Wheat at 3-week high as Ukraine port attacks cause supply fear

Countries seeking supply alternatives as Russian attack on Ukraine’s Odesa port threatens grain supplies, featuring a 1.6 percent spike in wheat futures.

Farmers harvest wheat as Vuhlehirsk's heat power plant burns in the distance after a shelling, amid Russia's attack on Ukraine, in the Donbas region
Russian strikes on Ukrainian port areas continued on Thursday, destroying critical export infrastructure and tens of thousands of tonnes of grain [File: Gleb Garanich/Reuters]

Chicago wheat futures rose 1.6 percent to hit a three-week high, supported by growing expectations that an attack on Ukrainian ports after Russia’s withdrawal from a Black Sea export deal will have a longer-term effect on global supplies.

Russian strikes on Ukrainian port areas continued on Thursday, destroying critical export infrastructure and tens of thousands of tonnes of grain, local authorities said, after Moscow warned that ships heading to Ukraine’s Black Sea ports could be considered military targets.

Russia shut Ukraine’s ports after its invasion of the country early last year but allowed them to reopen a year ago under the grain deal, with Turkey and the United Nations supervising inspections of vessels with Russian participation.

The most-active wheat contract on the Chicago Board of Trade (CBOT) added 1.6 percent to $7.39 a bushel, as of 05:16 GMT on Thursday after climbing more than 8 percent on Wednesday.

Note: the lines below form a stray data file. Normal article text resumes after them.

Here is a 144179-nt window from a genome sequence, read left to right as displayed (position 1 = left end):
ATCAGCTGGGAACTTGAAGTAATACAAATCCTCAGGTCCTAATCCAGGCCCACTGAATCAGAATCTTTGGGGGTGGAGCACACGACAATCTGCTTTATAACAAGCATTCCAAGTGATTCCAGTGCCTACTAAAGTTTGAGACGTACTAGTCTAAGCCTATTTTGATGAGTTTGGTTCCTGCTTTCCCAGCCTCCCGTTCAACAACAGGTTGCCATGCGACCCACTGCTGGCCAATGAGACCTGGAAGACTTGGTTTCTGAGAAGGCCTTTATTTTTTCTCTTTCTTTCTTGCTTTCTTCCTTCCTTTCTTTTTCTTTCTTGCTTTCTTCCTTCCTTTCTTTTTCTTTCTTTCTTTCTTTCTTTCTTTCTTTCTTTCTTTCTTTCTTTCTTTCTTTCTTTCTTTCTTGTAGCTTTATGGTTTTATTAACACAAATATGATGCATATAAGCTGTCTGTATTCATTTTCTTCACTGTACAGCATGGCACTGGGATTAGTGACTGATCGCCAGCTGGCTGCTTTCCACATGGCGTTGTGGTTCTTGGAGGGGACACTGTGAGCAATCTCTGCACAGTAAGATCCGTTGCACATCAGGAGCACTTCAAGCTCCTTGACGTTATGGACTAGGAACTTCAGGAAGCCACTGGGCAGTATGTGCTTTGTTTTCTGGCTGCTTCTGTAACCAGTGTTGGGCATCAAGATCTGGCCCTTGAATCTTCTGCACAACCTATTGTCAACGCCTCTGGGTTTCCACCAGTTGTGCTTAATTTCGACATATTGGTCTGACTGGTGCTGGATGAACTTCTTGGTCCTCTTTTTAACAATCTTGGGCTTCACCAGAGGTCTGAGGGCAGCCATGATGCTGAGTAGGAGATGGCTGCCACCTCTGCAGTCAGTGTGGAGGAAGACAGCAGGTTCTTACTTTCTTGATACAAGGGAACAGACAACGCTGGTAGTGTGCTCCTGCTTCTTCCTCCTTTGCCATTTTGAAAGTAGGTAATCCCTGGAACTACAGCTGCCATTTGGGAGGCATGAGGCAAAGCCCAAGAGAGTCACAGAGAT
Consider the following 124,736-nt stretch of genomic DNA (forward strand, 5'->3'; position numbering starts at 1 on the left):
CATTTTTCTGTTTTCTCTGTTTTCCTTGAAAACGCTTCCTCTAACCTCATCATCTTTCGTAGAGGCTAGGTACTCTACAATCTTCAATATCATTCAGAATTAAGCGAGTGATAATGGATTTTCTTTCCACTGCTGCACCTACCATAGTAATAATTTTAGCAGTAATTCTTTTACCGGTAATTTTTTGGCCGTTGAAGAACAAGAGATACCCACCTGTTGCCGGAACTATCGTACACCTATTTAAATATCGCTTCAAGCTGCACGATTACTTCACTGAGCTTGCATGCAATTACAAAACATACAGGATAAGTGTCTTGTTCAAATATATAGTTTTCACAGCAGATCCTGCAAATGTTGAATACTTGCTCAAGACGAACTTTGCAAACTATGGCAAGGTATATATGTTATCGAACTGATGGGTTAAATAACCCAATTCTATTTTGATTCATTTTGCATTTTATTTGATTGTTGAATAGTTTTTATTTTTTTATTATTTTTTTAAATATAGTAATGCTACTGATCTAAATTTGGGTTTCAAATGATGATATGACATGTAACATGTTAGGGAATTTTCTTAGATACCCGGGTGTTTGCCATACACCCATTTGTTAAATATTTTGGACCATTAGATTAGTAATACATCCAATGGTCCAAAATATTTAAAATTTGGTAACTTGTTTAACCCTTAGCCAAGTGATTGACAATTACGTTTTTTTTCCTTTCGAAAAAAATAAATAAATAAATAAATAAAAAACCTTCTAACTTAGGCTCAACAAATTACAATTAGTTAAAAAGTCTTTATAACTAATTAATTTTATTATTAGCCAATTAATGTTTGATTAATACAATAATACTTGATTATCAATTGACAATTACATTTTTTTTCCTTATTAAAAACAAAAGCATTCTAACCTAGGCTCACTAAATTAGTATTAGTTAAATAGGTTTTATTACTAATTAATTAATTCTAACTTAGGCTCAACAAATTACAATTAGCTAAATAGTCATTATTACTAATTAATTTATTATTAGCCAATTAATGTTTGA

The market hit its highest since June 26.

Russian President Vladimir Putin on Wednesday accused Western countries of perverting the expired Black Sea grain deal for their own ends, but said Moscow would immediately return to the agreement if all its conditions were met.

Asian millers, which have bought more than 1 million metric tonnes of Black Sea wheat for shipment in coming months, will seek alternatives as attacks on Ukrainian ports after the collapse of a safe passage deal spark longer-term supply risks, traders and analysts said.

“Traders and mills will be looking for alternative sources of supply,” said one Singapore-based trader at an international trading company, adding that they will be potentially looking at sources in Europe and other countries on the Black Sea.

Supply constraints from the key Black Sea region add further uncertainty amid the prospect of dry El Nino weather threatening crops across Asia, exacerbating worries over food inflation.

“The market was hopeful that navies of other countries might escort shipment of goods in and out of Ukraine regardless of Russia not renewing the grain corridor,” said Rabobank senior grains analyst Dennis Voznesenski.

Millers in the Middle East, Africa and Asia, which are heavily reliant on Black Sea supplies, have bought millions of metric tonnes of wheat and corn from the region, which is entering its peak export season with freshly harvested crops reaching the market.

Source: News Agencies